Antyx Youth Visit Tiny Gallery & Bee Kingdom Glassblowing Studio

Stephanie: Recently Youth Arts action had the opportunity to visit Tiny Gallery and Bee Kingdom Glassblowing.

Peter Meadows, owner and creator of Tiny Gallery, talked to Youth Arts Action about ideas of place-making and making art for social change. He discussed how to analyze your audience when making public art, how to recognize their habits and trends, and how to cater your public pieces to the audience to make the greatest impact with your messaging. He showed the group how tiny gallery is usually designed as a series of around 3 plinths that are set up in the community to create a walking “show” that the public can engage with.

After this presentation, Youth Arts Action visited Beekingdom Glassblowing, where Phil Bandura gave a demo and talked about the collective and their work in the community. He discussed what kinds of projects and messages they touch on when they make their pieces and some of the history of their work over the years. In addition he also talked about their first inflatable piece, “fabulist,”  that the collective made this year for Beakerhead Festival.

Thank you again to all our artists and partners that we were able to visit. This certainly was an inspiring trip!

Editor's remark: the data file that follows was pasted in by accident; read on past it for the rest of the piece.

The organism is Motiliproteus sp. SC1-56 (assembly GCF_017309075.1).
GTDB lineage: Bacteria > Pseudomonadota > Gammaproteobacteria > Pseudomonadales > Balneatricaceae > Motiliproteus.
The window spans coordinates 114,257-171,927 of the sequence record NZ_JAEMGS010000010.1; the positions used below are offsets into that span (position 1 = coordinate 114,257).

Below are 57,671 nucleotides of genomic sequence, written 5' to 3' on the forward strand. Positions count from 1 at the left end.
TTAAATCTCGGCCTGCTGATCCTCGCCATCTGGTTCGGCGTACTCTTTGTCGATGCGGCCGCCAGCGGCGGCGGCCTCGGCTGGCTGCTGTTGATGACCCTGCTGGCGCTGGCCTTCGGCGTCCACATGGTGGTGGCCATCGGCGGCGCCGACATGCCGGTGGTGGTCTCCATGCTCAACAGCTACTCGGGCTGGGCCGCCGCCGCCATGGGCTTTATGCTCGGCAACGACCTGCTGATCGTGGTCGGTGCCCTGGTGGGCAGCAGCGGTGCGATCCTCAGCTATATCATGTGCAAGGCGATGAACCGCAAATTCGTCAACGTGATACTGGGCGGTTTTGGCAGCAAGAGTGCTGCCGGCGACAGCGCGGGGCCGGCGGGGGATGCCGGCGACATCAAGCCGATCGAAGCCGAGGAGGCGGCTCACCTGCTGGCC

The Circle - Theatre Reflects REAL Issues

ATP Dramaturg Laurel Green, Kamilla, and Kevin from Antyx

ATP Dramaturg Laurel Green, Kamilla, and Kevin from Antyx

 
 

Kamilla: Have you ever been to a theatre show where you actually watched parts of your own life play out? I haven’t. Not until last night anyways when I went to see Alberta Theatre Projects’ “The Circle” written by local writer/performer Geoffrey Simon Brown. As a matter of fact, up until last night I hadn’t been to a professional theatre performance.  Kevin, Community Arts Facilitator with Antyx Community Arts, provided me with a free ticket.  He told me he could use a youth representative from Antyx at the pre-show panel-circle discussion with Antyx and other youth servicing organizations that provide a place for  “youth to belong”.  I thought: hey why not it sounds fun. Boy, did I make a great choice!